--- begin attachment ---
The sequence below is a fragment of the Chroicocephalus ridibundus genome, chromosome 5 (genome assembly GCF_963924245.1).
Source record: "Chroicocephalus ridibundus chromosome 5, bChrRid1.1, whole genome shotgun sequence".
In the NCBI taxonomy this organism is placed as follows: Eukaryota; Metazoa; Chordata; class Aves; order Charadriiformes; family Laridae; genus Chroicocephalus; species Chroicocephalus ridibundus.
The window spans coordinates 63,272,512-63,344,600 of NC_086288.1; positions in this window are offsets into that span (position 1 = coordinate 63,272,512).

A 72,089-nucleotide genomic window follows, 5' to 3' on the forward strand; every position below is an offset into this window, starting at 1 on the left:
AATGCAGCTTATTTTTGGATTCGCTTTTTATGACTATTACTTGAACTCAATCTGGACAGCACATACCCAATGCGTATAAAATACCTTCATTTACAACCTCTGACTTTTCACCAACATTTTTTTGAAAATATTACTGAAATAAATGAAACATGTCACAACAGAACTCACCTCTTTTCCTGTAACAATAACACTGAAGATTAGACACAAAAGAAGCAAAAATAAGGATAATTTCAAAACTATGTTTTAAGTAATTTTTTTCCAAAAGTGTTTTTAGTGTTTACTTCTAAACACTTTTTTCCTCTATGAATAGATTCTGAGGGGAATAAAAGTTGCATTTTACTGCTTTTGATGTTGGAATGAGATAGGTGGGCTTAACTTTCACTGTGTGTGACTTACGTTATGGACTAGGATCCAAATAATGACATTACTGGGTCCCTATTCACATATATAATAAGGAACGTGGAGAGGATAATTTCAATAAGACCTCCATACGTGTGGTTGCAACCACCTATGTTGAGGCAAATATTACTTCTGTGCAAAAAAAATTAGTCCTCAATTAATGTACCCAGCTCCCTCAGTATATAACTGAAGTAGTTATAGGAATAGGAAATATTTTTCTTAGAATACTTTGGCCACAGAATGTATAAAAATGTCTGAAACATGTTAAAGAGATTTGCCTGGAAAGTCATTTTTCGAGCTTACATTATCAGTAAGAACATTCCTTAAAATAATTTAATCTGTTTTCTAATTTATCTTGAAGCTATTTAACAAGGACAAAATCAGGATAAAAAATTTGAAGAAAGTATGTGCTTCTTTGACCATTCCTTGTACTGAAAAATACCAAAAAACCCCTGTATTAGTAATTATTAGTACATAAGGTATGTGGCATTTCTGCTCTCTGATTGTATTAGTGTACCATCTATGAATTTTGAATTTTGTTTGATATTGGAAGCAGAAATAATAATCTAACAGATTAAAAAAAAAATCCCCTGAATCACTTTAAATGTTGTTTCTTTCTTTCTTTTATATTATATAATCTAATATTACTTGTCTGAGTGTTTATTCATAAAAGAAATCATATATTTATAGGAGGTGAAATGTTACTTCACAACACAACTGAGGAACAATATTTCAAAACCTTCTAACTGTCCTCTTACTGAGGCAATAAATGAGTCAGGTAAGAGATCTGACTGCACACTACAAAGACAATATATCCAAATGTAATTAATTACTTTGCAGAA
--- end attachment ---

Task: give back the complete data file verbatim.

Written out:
The sequence below is a fragment of the Chroicocephalus ridibundus genome, chromosome 5 (genome assembly GCF_963924245.1).
Source record: "Chroicocephalus ridibundus chromosome 5, bChrRid1.1, whole genome shotgun sequence".
In the NCBI taxonomy this organism is placed as follows: Eukaryota; Metazoa; Chordata; class Aves; order Charadriiformes; family Laridae; genus Chroicocephalus; species Chroicocephalus ridibundus.
The window spans coordinates 63,272,512-63,344,600 of NC_086288.1; positions in this window are offsets into that span (position 1 = coordinate 63,272,512).

A 72,089-nucleotide genomic window follows, 5' to 3' on the forward strand; every position below is an offset into this window, starting at 1 on the left:
AATGCAGCTTATTTTTGGATTCGCTTTTTATGACTATTACTTGAACTCAATCTGGACAGCACATACCCAATGCGTATAAAATACCTTCATTTACAACCTCTGACTTTTCACCAACATTTTTTTGAAAATATTACTGAAATAAATGAAACATGTCACAACAGAACTCACCTCTTTTCCTGTAACAATAACACTGAAGATTAGACACAAAAGAAGCAAAAATAAGGATAATTTCAAAACTATGTTTTAAGTAATTTTTTTCCAAAAGTGTTTTTAGTGTTTACTTCTAAACACTTTTTTCCTCTATGAATAGATTCTGAGGGGAATAAAAGTTGCATTTTACTGCTTTTGATGTTGGAATGAGATAGGTGGGCTTAACTTTCACTGTGTGTGACTTACGTTATGGACTAGGATCCAAATAATGACATTACTGGGTCCCTATTCACATATATAATAAGGAACGTGGAGAGGATAATTTCAATAAGACCTCCATACGTGTGGTTGCAACCACCTATGTTGAGGCAAATATTACTTCTGTGCAAAAAAAATTAGTCCTCAATTAATGTACCCAGCTCCCTCAGTATATAACTGAAGTAGTTATAGGAATAGGAAATATTTTTCTTAGAATACTTTGGCCACAGAATGTATAAAAATGTCTGAAACATGTTAAAGAGATTTGCCTGGAAAGTCATTTTTCGAGCTTACATTATCAGTAAGAACATTCCTTAAAATAATTTAATCTGTTTTCTAATTTATCTTGAAGCTATTTAACAAGGACAAAATCAGGATAAAAAATTTGAAGAAAGTATGTGCTTCTTTGACCATTCCTTGTACTGAAAAATACCAAAAAACCCCTGTATTAGTAATTATTAGTACATAAGGTATGTGGCATTTCTGCTCTCTGATTGTATTAGTGTACCATCTATGAATTTTGAATTTTGTTTGATATTGGAAGCAGAAATAATAATCTAACAGATTAAAAAAAAAATCCCCTGAATCACTTTAAATGTTGTTTCTTTCTTTCTTTTATATTATATAATCTAATATTACTTGTCTGAGTGTTTATTCATAAAAGAAATCATATATTTATAGGAGGTGAAATGTTACTTCACAACACAACTGAGGAACAATATTTCAAAACCTTCTAACTGTCCTCTTACTGAGGCAATAAATGAGTCAGGTAAGAGATCTGACTGCACACTACAAAGACAATATATCCAAATGTAATTAATTACTTTGCAGAA